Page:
Although Robert Stein is undeniably the reason Soviet-hailing Tetris became known in the West in the first place, he never really managed to land its global licensing rights despite his best efforts. That’s because, as carefully chronicled in Apple TV+’s original biographical drama ‘Tetris,’ there were a lot of competitive offers on the table for the Russians, and he simply could not keep up. So now, if you just wish to learn more about his background, his connection with this video game, his intriguing career trajectory, as well as his ultimate net worth, we’ve got the crucial details for you.
How Did Robert Stein Earn His Money?
It was reportedly in 1956 that Robert left his homeland of Hungary in search of better opportunities for not just himself but also his tight-knit family, only to end up in England within a few months. The truth is he then spent the ensuing year and a half working several odd jobs while moving from one place to another to save as much as possible, helping him finally secure a base home in 1958. Yet it was not until the late 1970s that he decided to combine his interest in games with his passion for computer science, leading to him landing a job as a chess computers salesperson at SciSys.
As per reports, Robert actually climbed the corporate ladder quickly, making it clear he could build incredible connections and maintain genuine relationships, all the while establishing aspirations. He thus launched his own software publishing company in England called Andromeda Software upon realizing he needed a secure platform to distribute the lucrative games he had been finding. However, the Jewish dissident’s outlet wasn’t entirely functional until he finalized a collaboration with Hungarian game development business Novotrade — together, they proved invincible.
After all, by the time early 1988 rolled around, Robert had managed to distribute 70 games using Hungarian resources alone, only to discover Tetris during a routine visit to the nation. ”This company had a lab where they were developing all sorts of things, and they wanted to show me scientific, sophisticated products,” he once said. ”But I looked over in a corner and said, ‘What the hell is this, jumping up and down on the I.B.M. PC screen?’ They said, ‘Oh, it’s just a game.'” They evidently didn’t realize this simple puzzle’s potential, but he instantly did, driving him to try and obtain its rights.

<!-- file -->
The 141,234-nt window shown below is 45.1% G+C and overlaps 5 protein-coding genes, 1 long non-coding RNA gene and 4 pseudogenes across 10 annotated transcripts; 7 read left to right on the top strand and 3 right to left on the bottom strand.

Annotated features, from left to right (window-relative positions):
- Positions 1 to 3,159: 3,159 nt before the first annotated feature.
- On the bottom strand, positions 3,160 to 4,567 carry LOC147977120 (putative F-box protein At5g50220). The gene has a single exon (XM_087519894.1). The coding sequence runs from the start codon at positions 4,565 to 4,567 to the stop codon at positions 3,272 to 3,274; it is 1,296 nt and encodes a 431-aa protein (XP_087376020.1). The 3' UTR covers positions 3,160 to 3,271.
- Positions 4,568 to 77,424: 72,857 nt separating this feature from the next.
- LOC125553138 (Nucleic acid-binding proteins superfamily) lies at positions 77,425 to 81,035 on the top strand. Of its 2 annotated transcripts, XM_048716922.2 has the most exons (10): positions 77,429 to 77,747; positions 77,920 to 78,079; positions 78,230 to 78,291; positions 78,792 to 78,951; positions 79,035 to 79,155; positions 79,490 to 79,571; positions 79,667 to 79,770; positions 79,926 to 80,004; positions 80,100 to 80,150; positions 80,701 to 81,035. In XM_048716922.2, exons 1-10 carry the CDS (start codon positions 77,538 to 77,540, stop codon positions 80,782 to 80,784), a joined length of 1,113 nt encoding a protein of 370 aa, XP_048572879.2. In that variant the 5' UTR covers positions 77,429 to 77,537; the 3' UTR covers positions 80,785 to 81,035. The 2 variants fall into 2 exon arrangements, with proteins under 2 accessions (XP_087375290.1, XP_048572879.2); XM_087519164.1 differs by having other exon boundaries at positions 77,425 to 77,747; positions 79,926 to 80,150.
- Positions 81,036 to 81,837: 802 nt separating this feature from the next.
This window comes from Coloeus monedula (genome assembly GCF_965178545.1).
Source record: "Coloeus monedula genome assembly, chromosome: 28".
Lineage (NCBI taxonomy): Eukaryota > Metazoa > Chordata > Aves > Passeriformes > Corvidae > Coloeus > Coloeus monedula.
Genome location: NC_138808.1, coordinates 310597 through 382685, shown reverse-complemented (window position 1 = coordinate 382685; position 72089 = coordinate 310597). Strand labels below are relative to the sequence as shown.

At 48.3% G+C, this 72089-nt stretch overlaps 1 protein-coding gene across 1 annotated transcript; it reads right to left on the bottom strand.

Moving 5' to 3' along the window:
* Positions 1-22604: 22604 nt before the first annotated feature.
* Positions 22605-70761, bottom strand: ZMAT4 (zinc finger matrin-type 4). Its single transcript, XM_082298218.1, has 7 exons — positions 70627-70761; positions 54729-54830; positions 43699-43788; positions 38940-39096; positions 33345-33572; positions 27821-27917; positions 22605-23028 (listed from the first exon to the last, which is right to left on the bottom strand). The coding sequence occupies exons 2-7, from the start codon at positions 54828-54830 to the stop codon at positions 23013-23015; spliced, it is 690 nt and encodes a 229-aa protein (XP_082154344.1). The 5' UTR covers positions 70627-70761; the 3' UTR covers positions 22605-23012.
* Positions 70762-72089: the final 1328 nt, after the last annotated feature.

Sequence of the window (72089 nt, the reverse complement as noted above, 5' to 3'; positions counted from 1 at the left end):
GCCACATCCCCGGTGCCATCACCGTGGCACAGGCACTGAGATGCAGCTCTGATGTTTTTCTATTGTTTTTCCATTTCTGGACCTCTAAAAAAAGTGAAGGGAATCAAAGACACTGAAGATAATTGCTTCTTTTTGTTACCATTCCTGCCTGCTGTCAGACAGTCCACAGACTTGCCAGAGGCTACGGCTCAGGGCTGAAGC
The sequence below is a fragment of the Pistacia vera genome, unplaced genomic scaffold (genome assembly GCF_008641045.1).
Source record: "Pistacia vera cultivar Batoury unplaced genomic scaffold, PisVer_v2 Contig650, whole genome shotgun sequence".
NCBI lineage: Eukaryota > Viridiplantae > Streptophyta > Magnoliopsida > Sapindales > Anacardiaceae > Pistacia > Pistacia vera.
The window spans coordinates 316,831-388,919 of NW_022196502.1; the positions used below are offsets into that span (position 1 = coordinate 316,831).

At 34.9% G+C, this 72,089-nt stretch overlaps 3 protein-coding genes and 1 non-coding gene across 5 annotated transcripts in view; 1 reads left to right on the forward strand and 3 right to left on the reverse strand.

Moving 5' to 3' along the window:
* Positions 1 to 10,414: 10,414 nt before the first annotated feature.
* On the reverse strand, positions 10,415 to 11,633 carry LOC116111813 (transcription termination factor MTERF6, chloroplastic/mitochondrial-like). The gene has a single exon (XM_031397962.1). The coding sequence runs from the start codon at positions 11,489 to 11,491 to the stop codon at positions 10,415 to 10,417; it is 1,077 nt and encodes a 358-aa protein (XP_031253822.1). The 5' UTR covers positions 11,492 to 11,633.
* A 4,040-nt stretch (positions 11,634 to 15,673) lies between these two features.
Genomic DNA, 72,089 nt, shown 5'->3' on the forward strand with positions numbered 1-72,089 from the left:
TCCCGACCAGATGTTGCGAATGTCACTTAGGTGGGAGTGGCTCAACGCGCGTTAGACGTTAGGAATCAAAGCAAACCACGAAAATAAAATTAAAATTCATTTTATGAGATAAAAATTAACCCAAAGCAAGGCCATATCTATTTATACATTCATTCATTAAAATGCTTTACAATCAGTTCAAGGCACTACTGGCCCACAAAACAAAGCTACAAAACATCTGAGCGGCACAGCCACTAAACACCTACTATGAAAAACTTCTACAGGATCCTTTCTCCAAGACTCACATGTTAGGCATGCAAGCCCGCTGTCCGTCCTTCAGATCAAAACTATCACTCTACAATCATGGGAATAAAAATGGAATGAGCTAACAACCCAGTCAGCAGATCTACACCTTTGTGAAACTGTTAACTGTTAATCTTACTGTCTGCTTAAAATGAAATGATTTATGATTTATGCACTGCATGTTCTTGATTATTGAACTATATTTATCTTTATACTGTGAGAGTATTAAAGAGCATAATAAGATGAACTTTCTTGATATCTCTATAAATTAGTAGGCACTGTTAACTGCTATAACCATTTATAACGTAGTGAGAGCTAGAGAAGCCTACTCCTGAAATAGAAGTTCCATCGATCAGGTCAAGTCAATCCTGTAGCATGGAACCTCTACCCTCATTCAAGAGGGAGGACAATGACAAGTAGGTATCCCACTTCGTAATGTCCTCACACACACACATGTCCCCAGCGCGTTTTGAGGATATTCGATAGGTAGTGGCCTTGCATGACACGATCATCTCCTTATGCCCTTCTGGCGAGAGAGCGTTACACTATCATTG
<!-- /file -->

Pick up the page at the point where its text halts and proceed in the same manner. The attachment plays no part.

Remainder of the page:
Robert did legally manage to license the game from Soviet Russia before sublicensing it, yet it didn’t pan out in the way he’d hoped as his contracts were not entirely permissive of his methods. Plus, the fact he hadn’t received any payments from his clients to forward to the communist nation affected his standing as well, especially as Andromeda was more of a paper firm by this point. He hence lost Tetris’ personal computer rights in 1990 for failure to make the decided-upon payments in a timely manner, and then he lost its overall arcade rights for the same reason two years later.
Robert Stein’s Net Worth at the Time of His Death
According to reports, Robert never got over losing Tetris since he believes it slipped right out of his hands through no fault of his own, but he still continued to license other games until he retired for good. Moreover, it has been suggested that while Soviet inventor Alexey Pajitnov and Dutch-born distributor Henk Rogers both earn millions from the game to this day, he made out with merely $150,000-$200,000. Nevertheless, his long last career, his involvement in the distribution of other projects, as well as his assets do indicate his net worth at the time of his death in 2018 was close to $2 million.